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Saturday, April 03, 2004

 
This You Gotta See!

Rush on over to Kos or Atrios and see what The Economist has on its cover!



 
Action is urgently needed! Click away!

Please take a few minutes to act on these extremely important issues. A few clicks and you can read the details and send an e-mail or, in some cases, a fax.

FEC Trying to Gag Nonprofits

We have until April 9--that's this next Friday--to get comments to the Federal Election Commission regarding their proposed rule change that would make it impossible for groups like MoveOn to air commercials critical of President Bush. From MoveOn's site:
The Republican National Committee is pressing the Federal Election Commission ("FEC") to issue new rules that would shut down groups that dare to communicate with the public in any way critical of President Bush or members of Congress. Incredibly, the FEC has just issued -- for public comment -- proposed rules that would do just that. Any kind of non-profit -- conservative, progressive, labor, religious, secular, social service, charitable, educational, civic participation, issue-oriented, large, and small -- could be affected by these rules.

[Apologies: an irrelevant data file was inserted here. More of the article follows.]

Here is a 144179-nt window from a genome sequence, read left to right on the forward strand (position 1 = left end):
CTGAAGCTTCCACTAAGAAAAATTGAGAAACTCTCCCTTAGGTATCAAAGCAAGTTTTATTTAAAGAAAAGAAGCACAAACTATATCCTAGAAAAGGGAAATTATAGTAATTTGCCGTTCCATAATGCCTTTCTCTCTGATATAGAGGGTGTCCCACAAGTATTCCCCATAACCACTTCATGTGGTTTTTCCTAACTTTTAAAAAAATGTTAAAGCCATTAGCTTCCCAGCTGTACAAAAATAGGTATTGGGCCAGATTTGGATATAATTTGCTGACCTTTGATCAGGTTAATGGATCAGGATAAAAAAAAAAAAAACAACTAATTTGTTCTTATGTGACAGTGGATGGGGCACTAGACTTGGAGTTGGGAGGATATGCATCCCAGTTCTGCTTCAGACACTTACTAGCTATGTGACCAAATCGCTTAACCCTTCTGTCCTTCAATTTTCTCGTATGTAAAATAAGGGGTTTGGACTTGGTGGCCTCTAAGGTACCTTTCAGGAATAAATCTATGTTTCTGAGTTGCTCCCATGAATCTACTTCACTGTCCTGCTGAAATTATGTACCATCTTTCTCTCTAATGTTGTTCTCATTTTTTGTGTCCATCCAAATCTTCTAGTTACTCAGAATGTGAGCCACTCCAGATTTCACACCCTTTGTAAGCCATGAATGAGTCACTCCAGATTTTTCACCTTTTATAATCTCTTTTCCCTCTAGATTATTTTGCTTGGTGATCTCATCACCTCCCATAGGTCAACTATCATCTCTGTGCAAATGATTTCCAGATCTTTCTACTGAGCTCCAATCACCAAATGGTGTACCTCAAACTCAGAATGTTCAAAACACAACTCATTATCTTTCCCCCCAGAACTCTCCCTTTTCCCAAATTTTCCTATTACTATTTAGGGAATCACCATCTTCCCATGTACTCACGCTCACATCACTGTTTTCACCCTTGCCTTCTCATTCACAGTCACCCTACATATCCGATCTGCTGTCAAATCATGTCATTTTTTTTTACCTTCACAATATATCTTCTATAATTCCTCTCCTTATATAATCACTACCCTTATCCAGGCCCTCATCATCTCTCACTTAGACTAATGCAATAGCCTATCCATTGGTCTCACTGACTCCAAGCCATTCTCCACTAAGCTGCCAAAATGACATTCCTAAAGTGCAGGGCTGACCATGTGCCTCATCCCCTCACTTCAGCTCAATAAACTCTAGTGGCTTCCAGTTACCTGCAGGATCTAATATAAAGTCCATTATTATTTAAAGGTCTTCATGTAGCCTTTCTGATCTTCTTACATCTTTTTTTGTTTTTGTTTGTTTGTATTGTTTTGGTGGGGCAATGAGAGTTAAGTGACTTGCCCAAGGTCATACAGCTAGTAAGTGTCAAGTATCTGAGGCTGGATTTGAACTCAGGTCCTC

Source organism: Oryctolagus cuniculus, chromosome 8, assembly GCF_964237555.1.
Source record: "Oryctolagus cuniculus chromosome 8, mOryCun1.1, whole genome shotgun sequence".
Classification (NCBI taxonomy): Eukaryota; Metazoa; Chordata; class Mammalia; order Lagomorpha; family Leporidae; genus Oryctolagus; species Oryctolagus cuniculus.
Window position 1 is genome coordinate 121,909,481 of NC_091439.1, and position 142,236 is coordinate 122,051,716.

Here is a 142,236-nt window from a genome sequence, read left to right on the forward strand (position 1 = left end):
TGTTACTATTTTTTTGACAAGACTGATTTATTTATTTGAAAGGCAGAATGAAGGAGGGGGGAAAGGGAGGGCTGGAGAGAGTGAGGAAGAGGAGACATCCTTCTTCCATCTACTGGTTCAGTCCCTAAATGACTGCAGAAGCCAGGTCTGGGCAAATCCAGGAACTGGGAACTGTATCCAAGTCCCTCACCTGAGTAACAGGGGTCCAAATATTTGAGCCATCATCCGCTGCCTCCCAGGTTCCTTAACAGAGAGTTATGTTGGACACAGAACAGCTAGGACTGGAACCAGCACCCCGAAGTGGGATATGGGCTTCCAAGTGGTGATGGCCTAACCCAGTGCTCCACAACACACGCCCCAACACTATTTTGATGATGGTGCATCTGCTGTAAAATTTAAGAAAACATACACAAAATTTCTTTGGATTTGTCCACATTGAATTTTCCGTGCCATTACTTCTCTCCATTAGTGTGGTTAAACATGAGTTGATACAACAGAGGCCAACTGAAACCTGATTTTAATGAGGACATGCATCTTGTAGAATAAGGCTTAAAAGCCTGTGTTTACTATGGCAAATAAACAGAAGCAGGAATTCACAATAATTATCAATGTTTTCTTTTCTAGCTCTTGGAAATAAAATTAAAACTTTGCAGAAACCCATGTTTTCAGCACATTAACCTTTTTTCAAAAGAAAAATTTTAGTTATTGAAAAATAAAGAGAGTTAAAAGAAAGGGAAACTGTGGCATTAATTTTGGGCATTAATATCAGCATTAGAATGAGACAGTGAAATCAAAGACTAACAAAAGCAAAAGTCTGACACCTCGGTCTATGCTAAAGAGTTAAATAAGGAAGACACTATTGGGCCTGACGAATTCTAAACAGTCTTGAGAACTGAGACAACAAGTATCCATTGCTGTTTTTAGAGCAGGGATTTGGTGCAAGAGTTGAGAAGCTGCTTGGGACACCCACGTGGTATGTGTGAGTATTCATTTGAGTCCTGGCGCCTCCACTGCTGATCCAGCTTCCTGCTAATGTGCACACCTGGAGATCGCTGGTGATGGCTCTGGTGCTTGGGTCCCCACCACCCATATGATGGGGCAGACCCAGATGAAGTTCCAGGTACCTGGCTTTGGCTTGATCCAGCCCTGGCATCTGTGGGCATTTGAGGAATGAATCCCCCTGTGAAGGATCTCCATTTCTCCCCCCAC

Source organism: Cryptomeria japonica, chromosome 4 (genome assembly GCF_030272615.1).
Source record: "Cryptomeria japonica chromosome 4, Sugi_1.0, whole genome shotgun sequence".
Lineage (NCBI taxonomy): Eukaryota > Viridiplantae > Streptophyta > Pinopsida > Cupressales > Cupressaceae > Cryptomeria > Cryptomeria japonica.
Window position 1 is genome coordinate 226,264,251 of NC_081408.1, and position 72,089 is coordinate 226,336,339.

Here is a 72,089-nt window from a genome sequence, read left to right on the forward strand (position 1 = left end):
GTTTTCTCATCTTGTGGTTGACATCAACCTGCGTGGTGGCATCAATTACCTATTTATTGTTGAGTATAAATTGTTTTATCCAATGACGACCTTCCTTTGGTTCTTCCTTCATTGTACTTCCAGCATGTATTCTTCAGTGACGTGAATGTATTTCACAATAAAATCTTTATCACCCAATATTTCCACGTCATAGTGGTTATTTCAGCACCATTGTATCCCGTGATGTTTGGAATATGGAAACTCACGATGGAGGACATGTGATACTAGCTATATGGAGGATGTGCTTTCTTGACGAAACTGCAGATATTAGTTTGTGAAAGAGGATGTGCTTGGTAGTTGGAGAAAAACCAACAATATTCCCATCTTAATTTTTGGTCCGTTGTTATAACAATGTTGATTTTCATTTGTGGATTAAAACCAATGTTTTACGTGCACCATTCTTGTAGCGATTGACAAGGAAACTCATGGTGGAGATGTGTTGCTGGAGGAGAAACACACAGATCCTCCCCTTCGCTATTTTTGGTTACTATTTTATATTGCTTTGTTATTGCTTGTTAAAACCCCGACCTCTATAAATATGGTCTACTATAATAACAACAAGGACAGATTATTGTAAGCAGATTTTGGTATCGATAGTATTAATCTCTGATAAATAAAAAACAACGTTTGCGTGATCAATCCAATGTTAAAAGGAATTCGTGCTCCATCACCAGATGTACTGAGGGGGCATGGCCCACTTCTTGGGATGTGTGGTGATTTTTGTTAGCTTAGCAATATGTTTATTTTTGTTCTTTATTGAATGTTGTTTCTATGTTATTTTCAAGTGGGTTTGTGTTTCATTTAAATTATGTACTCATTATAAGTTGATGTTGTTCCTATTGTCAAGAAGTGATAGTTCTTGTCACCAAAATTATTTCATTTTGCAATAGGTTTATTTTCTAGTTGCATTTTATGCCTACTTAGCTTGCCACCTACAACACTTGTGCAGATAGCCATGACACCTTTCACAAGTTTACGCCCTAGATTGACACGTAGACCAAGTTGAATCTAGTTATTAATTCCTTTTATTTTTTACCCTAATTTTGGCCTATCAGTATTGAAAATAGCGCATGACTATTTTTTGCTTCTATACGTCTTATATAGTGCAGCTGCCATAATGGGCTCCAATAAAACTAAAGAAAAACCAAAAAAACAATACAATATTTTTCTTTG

Operatives in Washington are displaying a terrifying disregard for the values of free speech and openness which underlie our democracy. Essentially, they are willing to pay any price to stop criticism of Bush administration policy.
If this isn't a violation of the First Amendment, I'd like to know what is. Please click the link and read about it, then follow MoveOn's link to where you can e-mail a comment to the FEC. MoveOn also provides a link to a site that will let you contact legislators.

This is a crucial issue and a crucial test of democratic (small d!) principles. Please add your voice to those complaining about this proposed rule.

"The Computer Ate My Vote"

This is a campaign by True Majority to get states to establish a paper trail for computerized voting. Please visit the link and send a message to your state officials asking them to require a paper trail. Right now there is no way to ensure that these machines work, that they won't be hacked, or that your vote won't just disappear into the cyber void. After what happened in Florida in 2000, it doesn't take much imagination (or a tinfoil hat) to fear the theft of the November election. (In fact, Florida has passed legislation expressly forbidding the manual recount of computer-cast votes!)

Please send a message on this vital issue. It takes only a couple of minutes.

Unborn Victims of Violence Act

By now you know that Bush signed into law the Unborn Victims of Violence Act, which grants personhood status to an embryo or fetus. You may not know the appalling details of the legislation, which gives to a fertilized egg the same legal status as the woman carrying it. Yes, a zygote. Never before in history has an attempt been made to do so. It's quite obvious that the next step is to outlaw abortion on the grounds that it is murder, since this law grants rights to a fertilized egg. (I'm also wondering what this does to in vitro fertilization ...)

If you can support NARAL through a donation, please do so. And don't forget the March for Women's Lives on April 25 in Washington, D.C. I hope it will be a huge one. I can't believe they have so denigrated women with this legislation.